GOP candidate Mitt Romney marked Labor Day by praising America's workers and hitting President Obama for economic policies he said had harmed the middle class.

Romney called Labor Day "a chance to celebrate the strong American work ethic,” in a statement Monday.

“But for far too many Americans, today is another day of worrying when their next paycheck will come,” he said. “Over 23 million Americans are struggling for work and job creation has not returned to our economy the way it should. Even President Obama has said we aren’t better off today than we were four years ago.”

Republicans say they will make the question “Are you better off now than four years ago?” their key theme this week as they look to counter the message from Democrats meeting in Charlotte, N.C., for their convention. 

“The fundamental question’s back on the table for Americans, which is: Are you better off today than you were four years ago? Issues come and go ... but at the end of the day this is going to be about facts,” said Republican National Committee Chairman Reince Priebus on Monday. 

The question has Democrats struggling to get on the same page.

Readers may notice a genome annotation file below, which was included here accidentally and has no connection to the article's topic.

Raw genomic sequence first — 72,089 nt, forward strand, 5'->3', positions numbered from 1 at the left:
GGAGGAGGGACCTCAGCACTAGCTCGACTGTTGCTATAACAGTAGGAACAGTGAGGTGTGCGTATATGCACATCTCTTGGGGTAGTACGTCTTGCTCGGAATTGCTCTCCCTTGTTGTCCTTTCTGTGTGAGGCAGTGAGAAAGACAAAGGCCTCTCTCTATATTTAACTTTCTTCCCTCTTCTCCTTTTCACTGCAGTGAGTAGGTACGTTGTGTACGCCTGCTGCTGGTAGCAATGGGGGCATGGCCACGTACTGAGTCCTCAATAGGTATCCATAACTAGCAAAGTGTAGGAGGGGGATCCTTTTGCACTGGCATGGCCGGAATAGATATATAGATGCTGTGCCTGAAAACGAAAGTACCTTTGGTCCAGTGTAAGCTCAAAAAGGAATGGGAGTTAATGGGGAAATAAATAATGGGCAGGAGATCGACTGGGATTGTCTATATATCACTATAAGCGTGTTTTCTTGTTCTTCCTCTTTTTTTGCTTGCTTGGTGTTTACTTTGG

Republicans over the weekend quickly seized on remarks from Democratic Maryland Gov. Martin O’Malley that voters were not better off. 

On Monday, the president’s surrogates took to the airwaves to counter the statement, with Obama deputy campaign manager Stephanie Cutter saying that the country was “absolutely” better off. 

Cutter said Obama had inherited massive job losses, the financial-system collapse and a struggling auto industry when he took office and said the turnaround was well under way.

O’Malley in an appearance on CNN also walked back his remark, saying that the economy was “clearly” better.

Romney in his Labor Day statement also touted his own economic proposals, saying his “plan for a stronger middle class will champion small businesses, create millions of good jobs and build a better future for our country.”

His running mate Rep. Paul RyanPaul Davis RyanRepublicans are avoiding gun talks as election looms The Hill's 12:30 Report Flake to try to force vote on DACA stopgap plan MORE (R-Wis.) is slated to attend a rally in Greenville, N.C., on Monday.